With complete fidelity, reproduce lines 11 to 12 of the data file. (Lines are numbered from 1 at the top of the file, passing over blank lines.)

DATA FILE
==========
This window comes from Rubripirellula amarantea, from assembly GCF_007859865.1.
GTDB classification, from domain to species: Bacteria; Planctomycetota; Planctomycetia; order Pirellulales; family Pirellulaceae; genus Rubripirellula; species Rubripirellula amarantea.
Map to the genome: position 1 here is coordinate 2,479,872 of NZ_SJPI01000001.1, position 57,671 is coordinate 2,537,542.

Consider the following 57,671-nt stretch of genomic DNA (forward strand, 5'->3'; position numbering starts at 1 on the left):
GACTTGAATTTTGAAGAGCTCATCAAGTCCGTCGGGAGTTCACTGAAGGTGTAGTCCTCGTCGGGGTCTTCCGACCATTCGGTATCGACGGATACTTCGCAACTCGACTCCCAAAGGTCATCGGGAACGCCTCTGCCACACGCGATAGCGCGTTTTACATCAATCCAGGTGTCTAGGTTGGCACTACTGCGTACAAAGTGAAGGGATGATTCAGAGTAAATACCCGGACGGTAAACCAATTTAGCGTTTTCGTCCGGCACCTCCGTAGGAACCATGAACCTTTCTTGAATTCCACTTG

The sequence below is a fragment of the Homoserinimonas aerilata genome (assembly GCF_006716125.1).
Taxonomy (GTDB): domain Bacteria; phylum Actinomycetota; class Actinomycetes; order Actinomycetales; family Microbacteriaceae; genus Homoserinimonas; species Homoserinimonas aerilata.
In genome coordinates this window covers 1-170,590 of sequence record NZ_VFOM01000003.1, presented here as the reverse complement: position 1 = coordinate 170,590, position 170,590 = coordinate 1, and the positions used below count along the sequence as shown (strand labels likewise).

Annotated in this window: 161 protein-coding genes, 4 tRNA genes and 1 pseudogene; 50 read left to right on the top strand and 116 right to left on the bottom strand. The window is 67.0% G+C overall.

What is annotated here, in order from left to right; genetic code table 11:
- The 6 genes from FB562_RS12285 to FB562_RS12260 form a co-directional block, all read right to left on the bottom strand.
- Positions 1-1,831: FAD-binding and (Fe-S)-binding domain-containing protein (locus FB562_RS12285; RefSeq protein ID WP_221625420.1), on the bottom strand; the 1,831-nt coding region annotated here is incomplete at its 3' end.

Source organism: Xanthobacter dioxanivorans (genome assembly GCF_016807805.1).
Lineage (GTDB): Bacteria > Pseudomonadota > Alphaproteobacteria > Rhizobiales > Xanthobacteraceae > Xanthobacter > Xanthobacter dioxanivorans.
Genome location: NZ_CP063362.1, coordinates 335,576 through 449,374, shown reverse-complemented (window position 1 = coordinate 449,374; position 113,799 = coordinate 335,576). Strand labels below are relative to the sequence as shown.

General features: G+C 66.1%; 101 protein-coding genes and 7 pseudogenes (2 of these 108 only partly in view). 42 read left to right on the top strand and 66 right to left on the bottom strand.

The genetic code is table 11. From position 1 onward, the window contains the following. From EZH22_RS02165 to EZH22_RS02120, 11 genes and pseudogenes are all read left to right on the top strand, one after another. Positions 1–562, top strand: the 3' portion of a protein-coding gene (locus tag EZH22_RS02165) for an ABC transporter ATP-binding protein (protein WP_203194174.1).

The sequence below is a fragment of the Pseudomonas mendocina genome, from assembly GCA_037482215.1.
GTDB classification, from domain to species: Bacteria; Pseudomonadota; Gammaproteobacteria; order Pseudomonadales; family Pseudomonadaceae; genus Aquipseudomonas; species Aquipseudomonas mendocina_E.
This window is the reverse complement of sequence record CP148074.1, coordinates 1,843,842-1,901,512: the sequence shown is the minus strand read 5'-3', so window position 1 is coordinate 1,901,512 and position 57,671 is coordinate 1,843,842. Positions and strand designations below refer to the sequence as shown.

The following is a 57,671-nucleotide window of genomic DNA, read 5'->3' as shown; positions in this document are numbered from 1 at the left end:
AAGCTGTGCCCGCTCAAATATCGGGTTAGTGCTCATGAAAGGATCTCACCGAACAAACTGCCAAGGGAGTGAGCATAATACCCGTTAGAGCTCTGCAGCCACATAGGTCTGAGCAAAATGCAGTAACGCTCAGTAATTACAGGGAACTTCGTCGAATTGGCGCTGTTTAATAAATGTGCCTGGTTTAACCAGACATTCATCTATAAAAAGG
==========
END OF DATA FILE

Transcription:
- The 6 genes from FB562_RS12285 to FB562_RS12260 form a co-directional block, all read right to left on the bottom strand.
- Positions 1-1,831: FAD-binding and (Fe-S)-binding domain-containing protein (locus FB562_RS12285; RefSeq protein ID WP_221625420.1), on the bottom strand; the 1,831-nt coding region annotated here is incomplete at its 3' end.